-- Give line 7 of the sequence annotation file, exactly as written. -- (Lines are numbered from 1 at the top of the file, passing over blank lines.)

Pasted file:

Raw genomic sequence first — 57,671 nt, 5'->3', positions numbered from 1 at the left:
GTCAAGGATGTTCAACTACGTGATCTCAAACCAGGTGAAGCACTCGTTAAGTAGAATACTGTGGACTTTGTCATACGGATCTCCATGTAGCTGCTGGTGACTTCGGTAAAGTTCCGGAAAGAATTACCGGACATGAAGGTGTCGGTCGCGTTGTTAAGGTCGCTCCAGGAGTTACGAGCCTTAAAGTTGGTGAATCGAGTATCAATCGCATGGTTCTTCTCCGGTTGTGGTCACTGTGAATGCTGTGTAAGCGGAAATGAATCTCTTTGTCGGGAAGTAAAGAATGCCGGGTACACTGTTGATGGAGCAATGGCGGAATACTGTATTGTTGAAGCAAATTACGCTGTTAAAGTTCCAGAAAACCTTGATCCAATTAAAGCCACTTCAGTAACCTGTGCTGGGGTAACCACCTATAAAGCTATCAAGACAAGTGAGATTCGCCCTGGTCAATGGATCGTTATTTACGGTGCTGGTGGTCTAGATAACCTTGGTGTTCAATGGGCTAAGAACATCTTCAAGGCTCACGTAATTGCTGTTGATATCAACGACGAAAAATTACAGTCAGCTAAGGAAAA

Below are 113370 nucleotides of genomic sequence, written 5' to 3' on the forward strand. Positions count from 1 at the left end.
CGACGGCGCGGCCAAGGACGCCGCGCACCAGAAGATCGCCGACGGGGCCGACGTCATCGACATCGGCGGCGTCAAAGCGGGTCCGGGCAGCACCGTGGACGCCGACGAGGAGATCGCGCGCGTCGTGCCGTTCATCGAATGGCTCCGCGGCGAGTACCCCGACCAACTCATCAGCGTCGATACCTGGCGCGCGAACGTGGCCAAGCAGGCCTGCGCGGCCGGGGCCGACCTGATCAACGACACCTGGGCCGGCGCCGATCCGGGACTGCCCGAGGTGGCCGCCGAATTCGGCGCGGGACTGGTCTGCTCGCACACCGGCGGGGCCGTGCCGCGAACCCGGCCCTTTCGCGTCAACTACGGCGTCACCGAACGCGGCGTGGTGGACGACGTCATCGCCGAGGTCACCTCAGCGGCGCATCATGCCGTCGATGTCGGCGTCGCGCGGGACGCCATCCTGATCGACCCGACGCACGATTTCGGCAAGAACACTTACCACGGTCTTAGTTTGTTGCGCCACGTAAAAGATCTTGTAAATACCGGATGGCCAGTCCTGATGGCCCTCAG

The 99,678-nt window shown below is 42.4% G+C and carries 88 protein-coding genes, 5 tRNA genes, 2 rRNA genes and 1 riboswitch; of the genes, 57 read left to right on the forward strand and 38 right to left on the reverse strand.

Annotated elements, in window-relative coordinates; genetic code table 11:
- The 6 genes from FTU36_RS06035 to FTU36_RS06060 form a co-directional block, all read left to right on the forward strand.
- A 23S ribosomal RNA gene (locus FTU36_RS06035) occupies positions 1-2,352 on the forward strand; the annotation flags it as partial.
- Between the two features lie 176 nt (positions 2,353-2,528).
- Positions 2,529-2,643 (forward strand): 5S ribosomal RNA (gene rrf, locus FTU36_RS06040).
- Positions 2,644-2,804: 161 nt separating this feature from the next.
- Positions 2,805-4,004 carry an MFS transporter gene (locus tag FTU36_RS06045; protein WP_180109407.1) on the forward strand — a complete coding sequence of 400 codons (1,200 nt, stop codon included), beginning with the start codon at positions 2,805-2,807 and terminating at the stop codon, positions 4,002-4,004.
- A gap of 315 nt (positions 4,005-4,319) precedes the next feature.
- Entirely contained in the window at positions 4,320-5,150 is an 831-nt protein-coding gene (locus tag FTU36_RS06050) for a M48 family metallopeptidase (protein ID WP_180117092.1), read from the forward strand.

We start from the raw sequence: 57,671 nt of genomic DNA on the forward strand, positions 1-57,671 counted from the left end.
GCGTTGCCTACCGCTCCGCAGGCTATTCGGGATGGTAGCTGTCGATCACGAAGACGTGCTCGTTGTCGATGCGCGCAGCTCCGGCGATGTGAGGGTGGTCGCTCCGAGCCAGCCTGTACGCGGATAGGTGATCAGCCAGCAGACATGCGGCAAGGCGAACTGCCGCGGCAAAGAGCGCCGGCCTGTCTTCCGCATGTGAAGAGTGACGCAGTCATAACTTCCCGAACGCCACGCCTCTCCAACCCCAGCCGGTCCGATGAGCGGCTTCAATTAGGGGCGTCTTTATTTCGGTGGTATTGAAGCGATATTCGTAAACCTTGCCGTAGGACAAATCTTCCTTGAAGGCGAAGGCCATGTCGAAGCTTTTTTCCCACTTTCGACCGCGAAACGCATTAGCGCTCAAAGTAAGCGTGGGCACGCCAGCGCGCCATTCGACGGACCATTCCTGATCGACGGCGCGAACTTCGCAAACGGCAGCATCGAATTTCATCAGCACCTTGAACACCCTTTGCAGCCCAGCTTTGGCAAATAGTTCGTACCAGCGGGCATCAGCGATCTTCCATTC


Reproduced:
- The 6 genes from FTU36_RS06035 to FTU36_RS06060 form a co-directional block, all read left to right on the forward strand.